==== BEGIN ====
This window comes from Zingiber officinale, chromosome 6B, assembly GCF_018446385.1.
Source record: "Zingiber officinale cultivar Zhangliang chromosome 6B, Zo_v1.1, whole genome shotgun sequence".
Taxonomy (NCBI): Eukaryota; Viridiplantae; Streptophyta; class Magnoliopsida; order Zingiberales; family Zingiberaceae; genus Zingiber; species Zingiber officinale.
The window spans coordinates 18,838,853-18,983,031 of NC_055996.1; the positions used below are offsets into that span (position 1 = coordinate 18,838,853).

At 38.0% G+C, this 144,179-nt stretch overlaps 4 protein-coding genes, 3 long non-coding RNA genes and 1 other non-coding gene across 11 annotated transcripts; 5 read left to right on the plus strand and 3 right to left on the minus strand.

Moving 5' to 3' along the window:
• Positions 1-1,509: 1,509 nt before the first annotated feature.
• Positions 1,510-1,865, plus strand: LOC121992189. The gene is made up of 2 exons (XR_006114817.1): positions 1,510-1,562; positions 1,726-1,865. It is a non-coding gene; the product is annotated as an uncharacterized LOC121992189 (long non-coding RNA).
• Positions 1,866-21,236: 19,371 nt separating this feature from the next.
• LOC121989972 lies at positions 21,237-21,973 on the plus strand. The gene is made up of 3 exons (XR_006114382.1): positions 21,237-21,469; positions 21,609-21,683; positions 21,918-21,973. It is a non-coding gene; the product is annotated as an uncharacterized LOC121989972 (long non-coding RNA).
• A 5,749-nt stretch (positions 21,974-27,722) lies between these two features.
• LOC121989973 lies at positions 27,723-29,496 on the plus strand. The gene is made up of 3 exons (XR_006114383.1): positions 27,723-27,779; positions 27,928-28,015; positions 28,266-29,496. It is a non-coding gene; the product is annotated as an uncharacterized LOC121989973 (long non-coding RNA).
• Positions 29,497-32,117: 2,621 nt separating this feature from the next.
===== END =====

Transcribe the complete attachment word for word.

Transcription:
This window comes from Zingiber officinale, chromosome 6B, assembly GCF_018446385.1.
Source record: "Zingiber officinale cultivar Zhangliang chromosome 6B, Zo_v1.1, whole genome shotgun sequence".
Taxonomy (NCBI): Eukaryota; Viridiplantae; Streptophyta; class Magnoliopsida; order Zingiberales; family Zingiberaceae; genus Zingiber; species Zingiber officinale.
The window spans coordinates 18,838,853-18,983,031 of NC_055996.1; the positions used below are offsets into that span (position 1 = coordinate 18,838,853).

At 38.0% G+C, this 144,179-nt stretch overlaps 4 protein-coding genes, 3 long non-coding RNA genes and 1 other non-coding gene across 11 annotated transcripts; 5 read left to right on the plus strand and 3 right to left on the minus strand.

Moving 5' to 3' along the window:
• Positions 1-1,509: 1,509 nt before the first annotated feature.
• Positions 1,510-1,865, plus strand: LOC121992189. The gene is made up of 2 exons (XR_006114817.1): positions 1,510-1,562; positions 1,726-1,865. It is a non-coding gene; the product is annotated as an uncharacterized LOC121992189 (long non-coding RNA).
• Positions 1,866-21,236: 19,371 nt separating this feature from the next.
• LOC121989972 lies at positions 21,237-21,973 on the plus strand. The gene is made up of 3 exons (XR_006114382.1): positions 21,237-21,469; positions 21,609-21,683; positions 21,918-21,973. It is a non-coding gene; the product is annotated as an uncharacterized LOC121989972 (long non-coding RNA).
• A 5,749-nt stretch (positions 21,974-27,722) lies between these two features.
• LOC121989973 lies at positions 27,723-29,496 on the plus strand. The gene is made up of 3 exons (XR_006114383.1): positions 27,723-27,779; positions 27,928-28,015; positions 28,266-29,496. It is a non-coding gene; the product is annotated as an uncharacterized LOC121989973 (long non-coding RNA).
• Positions 29,497-32,117: 2,621 nt separating this feature from the next.